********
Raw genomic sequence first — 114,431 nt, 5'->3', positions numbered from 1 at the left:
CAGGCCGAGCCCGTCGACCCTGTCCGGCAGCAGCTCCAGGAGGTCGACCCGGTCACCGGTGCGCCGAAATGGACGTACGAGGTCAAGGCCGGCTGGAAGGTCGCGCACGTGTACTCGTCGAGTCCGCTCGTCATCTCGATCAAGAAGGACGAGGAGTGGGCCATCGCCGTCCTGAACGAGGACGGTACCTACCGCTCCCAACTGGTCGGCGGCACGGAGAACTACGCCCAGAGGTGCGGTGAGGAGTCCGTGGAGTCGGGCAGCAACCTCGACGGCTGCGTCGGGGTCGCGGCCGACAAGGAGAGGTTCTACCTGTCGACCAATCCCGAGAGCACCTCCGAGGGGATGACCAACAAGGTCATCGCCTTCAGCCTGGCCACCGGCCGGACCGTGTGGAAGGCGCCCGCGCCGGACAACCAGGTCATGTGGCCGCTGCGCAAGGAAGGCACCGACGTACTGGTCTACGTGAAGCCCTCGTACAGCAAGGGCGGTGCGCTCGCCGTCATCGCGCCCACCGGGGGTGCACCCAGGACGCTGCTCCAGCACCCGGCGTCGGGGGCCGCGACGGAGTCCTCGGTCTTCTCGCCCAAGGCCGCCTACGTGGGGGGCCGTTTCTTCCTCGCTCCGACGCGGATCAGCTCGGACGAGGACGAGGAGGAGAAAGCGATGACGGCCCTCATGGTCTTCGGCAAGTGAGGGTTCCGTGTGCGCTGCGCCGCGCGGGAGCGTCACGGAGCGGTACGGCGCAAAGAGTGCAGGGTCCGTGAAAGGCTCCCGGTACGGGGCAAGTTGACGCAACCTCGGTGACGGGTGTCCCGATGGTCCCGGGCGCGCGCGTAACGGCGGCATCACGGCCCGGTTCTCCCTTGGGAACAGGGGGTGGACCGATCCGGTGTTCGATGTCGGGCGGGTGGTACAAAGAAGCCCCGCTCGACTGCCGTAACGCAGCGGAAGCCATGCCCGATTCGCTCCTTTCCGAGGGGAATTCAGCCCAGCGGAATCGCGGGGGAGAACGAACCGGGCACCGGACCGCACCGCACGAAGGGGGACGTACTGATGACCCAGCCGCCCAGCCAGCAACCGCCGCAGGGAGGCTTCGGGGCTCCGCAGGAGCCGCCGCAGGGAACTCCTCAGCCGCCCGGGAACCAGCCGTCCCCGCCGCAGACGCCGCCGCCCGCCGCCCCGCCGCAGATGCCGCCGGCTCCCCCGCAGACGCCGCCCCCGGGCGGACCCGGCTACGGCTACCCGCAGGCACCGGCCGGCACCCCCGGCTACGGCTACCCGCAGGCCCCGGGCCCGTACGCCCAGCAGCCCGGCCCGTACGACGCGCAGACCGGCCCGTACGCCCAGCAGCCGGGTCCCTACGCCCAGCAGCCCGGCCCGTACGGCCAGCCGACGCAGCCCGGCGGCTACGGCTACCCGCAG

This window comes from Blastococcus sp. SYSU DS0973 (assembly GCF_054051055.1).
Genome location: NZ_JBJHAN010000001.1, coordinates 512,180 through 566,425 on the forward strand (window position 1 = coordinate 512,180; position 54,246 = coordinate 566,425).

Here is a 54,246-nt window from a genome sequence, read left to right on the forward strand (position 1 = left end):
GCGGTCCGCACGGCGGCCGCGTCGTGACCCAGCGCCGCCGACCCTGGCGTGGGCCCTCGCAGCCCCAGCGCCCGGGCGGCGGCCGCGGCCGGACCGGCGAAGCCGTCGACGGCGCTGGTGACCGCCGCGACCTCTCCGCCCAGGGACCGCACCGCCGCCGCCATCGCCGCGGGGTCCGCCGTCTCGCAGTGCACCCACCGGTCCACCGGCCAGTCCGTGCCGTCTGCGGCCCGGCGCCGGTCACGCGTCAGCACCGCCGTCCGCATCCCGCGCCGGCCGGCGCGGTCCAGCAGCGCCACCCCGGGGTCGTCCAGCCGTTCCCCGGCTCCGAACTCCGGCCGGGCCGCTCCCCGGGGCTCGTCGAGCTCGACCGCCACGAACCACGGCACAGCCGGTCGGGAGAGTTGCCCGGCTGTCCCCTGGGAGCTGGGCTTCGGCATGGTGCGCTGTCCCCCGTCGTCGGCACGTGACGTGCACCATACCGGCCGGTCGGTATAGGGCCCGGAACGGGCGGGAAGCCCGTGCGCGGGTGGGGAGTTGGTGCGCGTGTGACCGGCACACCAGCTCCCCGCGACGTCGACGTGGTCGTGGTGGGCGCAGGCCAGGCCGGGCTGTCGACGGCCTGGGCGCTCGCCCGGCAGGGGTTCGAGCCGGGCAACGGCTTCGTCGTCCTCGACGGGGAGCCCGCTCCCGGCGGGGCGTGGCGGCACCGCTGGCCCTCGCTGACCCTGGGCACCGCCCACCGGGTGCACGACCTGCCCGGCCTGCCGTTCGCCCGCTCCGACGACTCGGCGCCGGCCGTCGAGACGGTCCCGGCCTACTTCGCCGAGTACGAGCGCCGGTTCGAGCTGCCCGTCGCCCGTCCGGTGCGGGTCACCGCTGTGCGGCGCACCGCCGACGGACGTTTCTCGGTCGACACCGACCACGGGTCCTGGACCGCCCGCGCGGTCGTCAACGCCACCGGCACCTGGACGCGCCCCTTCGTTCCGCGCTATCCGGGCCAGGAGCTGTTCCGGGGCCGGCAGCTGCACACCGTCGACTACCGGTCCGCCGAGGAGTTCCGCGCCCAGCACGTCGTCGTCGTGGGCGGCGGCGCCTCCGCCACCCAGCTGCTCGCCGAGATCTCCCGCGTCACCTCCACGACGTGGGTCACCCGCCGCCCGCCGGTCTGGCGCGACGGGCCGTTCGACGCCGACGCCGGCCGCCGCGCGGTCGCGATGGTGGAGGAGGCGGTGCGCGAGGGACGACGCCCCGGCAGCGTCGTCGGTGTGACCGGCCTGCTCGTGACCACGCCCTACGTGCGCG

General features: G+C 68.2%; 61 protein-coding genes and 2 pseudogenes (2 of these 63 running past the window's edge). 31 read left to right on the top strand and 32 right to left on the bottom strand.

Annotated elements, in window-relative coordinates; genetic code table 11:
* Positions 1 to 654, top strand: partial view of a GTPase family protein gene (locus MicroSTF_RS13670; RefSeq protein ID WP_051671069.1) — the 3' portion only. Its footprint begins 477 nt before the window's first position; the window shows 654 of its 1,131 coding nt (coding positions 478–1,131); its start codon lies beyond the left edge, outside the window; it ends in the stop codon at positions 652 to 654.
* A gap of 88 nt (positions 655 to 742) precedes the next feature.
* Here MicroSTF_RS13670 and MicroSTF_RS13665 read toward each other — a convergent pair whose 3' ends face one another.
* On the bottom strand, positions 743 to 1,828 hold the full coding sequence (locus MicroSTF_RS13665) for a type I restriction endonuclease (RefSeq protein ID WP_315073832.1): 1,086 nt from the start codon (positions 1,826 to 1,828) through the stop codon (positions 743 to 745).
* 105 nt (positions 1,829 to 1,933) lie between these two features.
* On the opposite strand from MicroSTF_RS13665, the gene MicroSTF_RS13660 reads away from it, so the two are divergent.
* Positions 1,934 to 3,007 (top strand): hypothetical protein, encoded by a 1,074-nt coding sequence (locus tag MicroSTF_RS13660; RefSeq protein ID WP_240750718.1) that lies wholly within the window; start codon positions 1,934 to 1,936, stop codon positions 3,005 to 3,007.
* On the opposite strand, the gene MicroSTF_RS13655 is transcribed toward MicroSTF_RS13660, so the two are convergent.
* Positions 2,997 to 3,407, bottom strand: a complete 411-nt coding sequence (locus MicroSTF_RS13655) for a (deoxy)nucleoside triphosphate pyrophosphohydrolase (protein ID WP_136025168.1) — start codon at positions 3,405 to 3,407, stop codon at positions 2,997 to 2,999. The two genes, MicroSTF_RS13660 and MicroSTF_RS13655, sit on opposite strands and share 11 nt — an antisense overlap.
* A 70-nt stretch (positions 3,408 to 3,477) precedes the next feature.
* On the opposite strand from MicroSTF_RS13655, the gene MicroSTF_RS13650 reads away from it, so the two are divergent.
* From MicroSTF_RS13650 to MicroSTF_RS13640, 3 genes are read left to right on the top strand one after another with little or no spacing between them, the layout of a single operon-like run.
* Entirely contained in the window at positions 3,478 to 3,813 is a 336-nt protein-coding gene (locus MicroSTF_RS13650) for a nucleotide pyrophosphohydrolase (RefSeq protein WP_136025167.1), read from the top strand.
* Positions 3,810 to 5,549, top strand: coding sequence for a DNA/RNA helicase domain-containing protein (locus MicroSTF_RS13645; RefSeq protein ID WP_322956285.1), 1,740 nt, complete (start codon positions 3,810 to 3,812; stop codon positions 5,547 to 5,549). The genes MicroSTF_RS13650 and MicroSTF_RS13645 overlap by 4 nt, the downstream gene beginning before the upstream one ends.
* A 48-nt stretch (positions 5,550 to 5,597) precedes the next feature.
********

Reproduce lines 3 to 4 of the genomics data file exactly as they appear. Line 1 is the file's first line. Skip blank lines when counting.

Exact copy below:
This window comes from Blastococcus sp. SYSU DS0973 (assembly GCF_054051055.1).
Genome location: NZ_JBJHAN010000001.1, coordinates 512,180 through 566,425 on the forward strand (window position 1 = coordinate 512,180; position 54,246 = coordinate 566,425).